The Dark Ages ended as the first stars began to shine. And as their light interacted with gas in the Universe, more and more of the atoms were turned back into their constituent particles: electrons and protons. This key phase in the history of the cosmos is known as the ‘epoch of reionisation’.

The newly liberated electrons were once again able to collide with the light from the CMB, albeit much less frequently now that the Universe had significantly expanded. Nevertheless, just as they had 380 000 years after the Big Bang, these encounters between electrons and photons left a tell-tale imprint on the polarisation of the CMB.

From our measurements of the most distant galaxies and quasars, we know that the process of reionisation was complete by the time that the Universe was about 900 million years old,

says George Efstathiou of the University of Cambridge, UK.

But, at the moment, it is only with the CMB data that we can learn when this process began.

Planck’s new results are critical, because previous studies of the CMB polarisation seemed to point towards an earlier dawn of the first stars, placing the beginning of reionisation about 450 million years after the Big Bang.

This posed a problem. Very deep images of the sky from the NASA–ESA Hubble Space Telescope have provided a census of the earliest known galaxies in the Universe, which started forming perhaps 300–400 million years after the Big Bang.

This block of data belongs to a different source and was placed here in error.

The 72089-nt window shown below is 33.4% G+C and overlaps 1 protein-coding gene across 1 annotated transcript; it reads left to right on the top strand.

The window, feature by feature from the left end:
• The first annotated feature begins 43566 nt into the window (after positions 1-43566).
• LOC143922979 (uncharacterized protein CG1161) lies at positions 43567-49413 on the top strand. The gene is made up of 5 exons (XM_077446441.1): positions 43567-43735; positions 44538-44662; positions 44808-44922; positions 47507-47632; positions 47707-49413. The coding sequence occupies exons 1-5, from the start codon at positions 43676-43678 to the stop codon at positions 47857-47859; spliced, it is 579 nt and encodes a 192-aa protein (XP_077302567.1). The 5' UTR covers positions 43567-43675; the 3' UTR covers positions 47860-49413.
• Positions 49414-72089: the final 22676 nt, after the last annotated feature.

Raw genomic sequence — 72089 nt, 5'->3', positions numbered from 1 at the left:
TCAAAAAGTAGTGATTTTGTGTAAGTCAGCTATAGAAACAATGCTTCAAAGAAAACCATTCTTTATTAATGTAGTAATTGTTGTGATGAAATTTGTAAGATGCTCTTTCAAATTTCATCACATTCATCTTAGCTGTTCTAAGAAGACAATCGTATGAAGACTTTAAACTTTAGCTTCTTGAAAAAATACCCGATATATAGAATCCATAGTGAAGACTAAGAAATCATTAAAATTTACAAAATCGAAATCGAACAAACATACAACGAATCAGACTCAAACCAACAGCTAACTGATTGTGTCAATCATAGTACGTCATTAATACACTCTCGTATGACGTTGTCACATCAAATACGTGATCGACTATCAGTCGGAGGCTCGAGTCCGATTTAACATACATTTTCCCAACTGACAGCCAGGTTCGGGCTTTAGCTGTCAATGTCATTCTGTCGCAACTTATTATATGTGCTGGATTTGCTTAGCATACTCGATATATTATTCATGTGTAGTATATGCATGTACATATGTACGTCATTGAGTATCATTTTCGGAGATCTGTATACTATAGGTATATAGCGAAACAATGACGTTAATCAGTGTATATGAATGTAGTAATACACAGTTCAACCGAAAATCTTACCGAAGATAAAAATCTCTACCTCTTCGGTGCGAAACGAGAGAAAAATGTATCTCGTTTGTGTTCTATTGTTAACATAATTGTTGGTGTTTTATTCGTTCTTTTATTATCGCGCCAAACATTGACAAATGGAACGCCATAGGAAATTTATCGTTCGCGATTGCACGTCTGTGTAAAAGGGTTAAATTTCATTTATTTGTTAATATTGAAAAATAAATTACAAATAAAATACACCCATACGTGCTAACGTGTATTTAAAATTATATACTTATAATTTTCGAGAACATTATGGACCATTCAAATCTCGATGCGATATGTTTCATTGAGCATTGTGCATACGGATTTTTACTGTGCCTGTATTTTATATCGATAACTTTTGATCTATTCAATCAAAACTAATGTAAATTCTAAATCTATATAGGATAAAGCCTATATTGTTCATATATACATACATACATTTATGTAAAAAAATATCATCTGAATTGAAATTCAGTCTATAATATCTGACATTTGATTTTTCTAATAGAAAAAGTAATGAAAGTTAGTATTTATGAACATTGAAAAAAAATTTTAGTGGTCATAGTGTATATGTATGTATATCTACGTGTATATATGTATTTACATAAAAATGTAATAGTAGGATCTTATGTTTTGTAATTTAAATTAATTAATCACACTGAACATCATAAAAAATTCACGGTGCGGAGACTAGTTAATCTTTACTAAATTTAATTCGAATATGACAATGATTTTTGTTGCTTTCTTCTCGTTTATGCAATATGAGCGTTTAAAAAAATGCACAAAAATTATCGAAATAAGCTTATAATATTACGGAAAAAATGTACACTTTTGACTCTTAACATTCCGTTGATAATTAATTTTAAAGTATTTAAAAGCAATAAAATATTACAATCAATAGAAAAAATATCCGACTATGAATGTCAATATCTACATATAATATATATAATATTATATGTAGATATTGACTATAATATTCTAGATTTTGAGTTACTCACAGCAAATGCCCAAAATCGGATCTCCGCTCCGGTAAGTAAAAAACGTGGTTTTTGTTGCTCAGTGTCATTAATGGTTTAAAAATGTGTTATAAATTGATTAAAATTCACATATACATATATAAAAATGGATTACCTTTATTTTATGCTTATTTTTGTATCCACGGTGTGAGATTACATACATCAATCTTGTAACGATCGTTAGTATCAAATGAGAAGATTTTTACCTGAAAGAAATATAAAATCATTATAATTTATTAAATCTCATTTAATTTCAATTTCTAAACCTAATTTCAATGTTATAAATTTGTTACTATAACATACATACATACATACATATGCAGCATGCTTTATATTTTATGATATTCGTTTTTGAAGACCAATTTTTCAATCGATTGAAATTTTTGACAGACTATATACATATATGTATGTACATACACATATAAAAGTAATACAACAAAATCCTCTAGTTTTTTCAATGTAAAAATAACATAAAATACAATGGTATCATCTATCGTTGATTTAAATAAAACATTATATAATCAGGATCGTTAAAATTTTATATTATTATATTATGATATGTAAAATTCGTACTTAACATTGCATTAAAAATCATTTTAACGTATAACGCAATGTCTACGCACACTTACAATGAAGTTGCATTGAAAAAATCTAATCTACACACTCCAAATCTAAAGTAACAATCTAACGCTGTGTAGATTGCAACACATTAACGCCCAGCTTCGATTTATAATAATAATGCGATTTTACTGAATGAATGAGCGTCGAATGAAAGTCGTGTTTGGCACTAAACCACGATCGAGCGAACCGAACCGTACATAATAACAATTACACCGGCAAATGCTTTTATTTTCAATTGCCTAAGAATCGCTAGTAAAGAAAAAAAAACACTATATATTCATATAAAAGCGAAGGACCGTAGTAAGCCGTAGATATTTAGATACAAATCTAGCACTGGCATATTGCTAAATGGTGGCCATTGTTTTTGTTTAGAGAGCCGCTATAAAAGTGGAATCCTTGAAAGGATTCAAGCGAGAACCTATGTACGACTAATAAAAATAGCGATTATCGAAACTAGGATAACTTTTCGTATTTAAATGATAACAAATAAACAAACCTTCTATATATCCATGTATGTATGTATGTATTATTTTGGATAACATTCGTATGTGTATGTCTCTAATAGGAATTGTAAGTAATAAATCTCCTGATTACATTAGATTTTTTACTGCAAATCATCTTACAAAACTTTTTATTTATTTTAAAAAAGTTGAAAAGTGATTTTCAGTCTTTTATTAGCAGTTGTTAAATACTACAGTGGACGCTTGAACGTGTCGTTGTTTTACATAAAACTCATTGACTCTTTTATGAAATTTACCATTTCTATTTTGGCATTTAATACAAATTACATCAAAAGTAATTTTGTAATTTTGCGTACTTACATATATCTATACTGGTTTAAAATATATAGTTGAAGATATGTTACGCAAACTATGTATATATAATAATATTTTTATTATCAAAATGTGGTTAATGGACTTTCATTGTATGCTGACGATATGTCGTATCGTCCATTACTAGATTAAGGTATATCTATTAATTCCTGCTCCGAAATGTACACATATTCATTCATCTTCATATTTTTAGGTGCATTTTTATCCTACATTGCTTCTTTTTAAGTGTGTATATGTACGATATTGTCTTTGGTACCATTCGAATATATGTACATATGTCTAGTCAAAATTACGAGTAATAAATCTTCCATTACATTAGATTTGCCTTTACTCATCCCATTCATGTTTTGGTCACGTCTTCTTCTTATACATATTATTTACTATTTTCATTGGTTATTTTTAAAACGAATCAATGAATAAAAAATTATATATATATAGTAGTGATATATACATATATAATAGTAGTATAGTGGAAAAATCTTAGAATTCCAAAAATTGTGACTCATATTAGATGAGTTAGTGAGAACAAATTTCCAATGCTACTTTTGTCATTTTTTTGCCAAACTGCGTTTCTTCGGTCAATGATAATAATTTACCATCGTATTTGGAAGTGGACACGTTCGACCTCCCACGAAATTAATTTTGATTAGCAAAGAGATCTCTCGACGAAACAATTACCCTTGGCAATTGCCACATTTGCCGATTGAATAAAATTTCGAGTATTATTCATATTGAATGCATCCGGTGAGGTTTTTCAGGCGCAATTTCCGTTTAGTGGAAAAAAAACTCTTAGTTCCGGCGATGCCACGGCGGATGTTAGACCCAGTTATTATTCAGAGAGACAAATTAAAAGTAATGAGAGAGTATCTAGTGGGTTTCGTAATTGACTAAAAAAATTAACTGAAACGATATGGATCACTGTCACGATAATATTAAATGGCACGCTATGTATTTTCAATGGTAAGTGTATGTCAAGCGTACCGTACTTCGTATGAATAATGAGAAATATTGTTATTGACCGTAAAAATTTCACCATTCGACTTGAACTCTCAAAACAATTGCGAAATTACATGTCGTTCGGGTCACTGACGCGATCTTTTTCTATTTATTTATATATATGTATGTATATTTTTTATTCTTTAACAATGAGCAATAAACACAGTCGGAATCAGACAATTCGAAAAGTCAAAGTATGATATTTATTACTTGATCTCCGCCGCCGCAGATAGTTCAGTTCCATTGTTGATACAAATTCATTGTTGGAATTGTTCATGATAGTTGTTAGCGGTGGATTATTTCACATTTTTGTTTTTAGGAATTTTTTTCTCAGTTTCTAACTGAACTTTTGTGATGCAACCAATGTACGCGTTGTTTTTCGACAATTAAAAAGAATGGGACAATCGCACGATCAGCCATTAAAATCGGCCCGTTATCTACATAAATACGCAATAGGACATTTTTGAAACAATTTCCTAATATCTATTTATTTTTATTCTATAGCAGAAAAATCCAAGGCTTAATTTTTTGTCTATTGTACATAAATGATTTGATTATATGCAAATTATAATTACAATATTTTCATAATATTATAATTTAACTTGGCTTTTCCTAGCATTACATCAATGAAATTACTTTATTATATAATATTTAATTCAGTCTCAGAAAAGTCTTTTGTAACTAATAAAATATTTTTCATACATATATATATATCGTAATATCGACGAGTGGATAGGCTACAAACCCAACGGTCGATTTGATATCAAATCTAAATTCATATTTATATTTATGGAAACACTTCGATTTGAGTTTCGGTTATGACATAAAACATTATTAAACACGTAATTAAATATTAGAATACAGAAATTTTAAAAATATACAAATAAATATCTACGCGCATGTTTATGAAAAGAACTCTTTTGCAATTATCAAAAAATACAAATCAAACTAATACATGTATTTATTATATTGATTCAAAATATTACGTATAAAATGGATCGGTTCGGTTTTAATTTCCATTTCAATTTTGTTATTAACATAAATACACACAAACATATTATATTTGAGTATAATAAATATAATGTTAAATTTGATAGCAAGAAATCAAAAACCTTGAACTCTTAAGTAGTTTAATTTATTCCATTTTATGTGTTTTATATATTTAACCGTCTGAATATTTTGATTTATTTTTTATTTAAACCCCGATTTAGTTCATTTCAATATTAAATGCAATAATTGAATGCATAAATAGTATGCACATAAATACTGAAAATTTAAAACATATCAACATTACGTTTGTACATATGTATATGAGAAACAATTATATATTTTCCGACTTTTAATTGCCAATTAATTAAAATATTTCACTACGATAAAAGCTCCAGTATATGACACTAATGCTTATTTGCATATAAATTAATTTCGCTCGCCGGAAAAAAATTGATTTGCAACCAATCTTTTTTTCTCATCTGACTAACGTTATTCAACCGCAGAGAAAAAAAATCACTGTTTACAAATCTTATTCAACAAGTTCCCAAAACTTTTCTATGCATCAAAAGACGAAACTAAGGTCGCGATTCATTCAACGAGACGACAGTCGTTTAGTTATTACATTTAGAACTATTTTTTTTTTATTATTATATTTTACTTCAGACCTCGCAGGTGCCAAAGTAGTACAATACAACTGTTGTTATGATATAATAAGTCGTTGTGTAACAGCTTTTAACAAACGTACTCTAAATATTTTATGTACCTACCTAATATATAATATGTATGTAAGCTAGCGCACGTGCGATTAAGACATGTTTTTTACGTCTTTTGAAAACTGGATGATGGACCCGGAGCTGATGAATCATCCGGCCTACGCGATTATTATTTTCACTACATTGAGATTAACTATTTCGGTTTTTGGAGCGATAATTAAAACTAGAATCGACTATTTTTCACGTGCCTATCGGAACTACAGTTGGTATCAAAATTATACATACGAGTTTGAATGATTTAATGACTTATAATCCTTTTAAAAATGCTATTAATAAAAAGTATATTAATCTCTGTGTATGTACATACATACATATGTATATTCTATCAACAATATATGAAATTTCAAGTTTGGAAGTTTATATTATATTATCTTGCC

However, these would not have been powerful enough to succeed at ending the Dark Ages within 450 million years.

In that case, we would have needed additional, more exotic sources of energy to explain the history of reionisation,

says Professor Efstathiou.

The new evidence from Planck significantly reduces the problem, indicating that reionisation started later than previously believed, and that the earliest stars and galaxies alone might have been enough to drive it.

This later end of the Dark Ages also implies that it might be easier to detect the very first generation of galaxies with the next generation of observatories, including the James Webb Space Telescope.

UK involvement in Planck

The UK is playing a major role in the Planck mission. A number of UK institutes and companies form part of the consortium that built the two focal plane instruments, HFI and LFI. The Jodrell Bank Observatory at The University of Manchester produced critical elements of the LFI receiver modules and is now a key contributor to the LFI data processing activities.

Cardiff University, STFC RAL and SEA were involved with hardware development for HFI, while various UK research groups including Imperial College London and University of Cambridge form the London Planck Analysis Centre and Cambridge Planck Analysis Centre respectively.

These groups are involved with data analysis and simulation for the HFI data analysis and simulation software.

Though nominal spacecraft operations have ended, the UK Space Agency continues to fund post operational support to calibrate and archive data into a format suitable for scientific exploitation.

Published 6 February 2015